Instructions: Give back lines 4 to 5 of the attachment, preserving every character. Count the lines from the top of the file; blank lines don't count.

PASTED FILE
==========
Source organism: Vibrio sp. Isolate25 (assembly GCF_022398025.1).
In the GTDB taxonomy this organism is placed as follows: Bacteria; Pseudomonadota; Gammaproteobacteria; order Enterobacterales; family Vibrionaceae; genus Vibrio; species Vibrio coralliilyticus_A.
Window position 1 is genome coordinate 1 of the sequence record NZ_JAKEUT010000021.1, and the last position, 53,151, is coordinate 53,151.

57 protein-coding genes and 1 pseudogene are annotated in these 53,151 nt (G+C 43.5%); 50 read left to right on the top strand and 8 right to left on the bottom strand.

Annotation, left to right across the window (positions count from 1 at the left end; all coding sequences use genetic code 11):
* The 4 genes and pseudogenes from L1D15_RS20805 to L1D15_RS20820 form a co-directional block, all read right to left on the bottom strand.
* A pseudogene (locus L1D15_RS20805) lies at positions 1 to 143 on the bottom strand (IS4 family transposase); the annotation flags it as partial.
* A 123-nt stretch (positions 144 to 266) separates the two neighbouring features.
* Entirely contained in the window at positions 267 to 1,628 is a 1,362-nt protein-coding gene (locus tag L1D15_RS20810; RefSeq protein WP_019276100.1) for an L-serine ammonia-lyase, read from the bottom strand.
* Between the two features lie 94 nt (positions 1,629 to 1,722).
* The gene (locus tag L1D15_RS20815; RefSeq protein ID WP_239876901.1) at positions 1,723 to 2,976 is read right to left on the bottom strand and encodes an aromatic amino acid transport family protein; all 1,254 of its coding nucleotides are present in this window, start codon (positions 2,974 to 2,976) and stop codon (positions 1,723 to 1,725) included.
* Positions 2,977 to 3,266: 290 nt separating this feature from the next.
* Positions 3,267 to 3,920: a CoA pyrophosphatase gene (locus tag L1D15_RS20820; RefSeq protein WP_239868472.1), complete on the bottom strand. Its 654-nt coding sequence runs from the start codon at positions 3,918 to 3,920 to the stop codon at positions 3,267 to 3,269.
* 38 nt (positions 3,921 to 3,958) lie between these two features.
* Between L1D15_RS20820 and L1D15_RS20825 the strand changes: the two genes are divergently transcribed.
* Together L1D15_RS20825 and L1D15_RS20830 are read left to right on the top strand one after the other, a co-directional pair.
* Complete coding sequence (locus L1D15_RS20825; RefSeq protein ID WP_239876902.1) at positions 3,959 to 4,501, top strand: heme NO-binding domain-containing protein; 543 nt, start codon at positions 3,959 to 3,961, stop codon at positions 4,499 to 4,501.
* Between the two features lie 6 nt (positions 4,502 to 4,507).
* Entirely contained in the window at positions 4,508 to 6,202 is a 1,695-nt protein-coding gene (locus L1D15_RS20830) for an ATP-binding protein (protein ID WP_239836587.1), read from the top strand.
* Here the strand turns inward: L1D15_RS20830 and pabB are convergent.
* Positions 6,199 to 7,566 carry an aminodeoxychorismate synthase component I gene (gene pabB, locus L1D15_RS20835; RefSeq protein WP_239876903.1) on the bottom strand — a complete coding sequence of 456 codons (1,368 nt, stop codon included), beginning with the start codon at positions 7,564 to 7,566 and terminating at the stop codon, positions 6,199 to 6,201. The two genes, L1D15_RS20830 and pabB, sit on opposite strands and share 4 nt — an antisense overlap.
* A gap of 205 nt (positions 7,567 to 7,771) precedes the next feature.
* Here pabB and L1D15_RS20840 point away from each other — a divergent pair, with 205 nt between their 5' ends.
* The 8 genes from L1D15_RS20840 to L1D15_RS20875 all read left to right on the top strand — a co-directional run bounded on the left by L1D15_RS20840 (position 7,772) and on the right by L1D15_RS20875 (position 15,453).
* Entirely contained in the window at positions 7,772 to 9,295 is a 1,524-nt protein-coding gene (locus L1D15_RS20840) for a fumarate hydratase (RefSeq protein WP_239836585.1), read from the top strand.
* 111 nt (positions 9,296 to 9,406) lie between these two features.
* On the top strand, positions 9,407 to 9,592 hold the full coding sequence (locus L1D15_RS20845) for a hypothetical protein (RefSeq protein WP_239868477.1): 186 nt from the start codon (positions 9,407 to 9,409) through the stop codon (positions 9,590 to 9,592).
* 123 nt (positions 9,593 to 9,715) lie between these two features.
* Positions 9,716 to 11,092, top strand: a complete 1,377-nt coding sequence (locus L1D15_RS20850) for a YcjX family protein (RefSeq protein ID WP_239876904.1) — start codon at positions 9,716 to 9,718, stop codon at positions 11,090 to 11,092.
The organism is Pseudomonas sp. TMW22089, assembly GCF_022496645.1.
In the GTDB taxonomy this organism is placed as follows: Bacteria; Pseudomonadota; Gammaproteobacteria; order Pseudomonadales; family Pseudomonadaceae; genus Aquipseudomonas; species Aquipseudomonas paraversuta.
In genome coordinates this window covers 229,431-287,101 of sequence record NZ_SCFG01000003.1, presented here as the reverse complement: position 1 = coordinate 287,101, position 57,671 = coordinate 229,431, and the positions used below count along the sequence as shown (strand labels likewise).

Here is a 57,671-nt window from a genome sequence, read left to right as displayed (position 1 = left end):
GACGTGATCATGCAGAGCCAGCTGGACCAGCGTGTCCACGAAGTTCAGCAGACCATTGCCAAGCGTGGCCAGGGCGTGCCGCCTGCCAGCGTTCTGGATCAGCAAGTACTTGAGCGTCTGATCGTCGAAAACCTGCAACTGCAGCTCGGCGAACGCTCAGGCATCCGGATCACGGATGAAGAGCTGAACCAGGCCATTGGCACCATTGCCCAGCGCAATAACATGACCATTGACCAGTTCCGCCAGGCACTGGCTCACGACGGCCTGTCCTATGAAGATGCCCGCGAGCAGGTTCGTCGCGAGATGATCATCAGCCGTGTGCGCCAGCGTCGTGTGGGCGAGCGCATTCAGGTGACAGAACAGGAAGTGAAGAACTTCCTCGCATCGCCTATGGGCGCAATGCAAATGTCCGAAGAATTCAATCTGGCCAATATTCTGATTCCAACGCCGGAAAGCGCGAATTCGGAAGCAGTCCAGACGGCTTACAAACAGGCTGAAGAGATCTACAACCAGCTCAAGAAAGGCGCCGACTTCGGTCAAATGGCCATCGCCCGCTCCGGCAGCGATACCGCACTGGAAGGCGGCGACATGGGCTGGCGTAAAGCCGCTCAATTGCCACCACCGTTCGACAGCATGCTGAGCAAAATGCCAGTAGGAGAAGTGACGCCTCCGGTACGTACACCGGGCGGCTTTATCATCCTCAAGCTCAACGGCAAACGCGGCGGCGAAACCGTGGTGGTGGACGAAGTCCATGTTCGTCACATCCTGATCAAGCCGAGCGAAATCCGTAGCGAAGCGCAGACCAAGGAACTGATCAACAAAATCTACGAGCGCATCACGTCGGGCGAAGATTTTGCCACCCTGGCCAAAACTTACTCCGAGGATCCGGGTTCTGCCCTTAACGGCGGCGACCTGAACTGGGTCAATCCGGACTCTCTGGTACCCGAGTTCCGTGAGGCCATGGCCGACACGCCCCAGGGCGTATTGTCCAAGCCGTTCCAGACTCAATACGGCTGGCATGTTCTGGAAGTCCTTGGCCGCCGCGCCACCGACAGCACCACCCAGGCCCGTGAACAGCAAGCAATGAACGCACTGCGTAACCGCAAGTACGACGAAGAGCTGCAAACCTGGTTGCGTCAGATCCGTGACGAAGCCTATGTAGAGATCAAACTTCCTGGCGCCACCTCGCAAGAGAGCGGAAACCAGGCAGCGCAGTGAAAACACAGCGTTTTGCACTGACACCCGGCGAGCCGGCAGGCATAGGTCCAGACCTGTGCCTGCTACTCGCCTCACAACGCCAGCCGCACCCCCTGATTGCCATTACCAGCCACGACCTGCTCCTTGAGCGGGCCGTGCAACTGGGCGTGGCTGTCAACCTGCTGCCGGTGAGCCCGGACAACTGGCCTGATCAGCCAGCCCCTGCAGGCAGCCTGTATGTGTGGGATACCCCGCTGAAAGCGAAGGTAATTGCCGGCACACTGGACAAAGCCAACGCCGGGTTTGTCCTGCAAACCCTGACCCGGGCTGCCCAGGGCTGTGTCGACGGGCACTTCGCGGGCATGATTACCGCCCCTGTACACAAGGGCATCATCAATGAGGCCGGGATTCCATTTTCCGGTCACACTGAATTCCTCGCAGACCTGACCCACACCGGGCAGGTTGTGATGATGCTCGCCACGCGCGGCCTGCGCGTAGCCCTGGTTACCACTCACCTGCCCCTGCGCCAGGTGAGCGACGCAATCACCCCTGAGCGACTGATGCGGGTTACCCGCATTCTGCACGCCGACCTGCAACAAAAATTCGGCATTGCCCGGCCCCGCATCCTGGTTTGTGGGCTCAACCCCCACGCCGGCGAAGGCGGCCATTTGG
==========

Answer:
57 protein-coding genes and 1 pseudogene are annotated in these 53,151 nt (G+C 43.5%); 50 read left to right on the top strand and 8 right to left on the bottom strand.

Annotation, left to right across the window (positions count from 1 at the left end; all coding sequences use genetic code 11):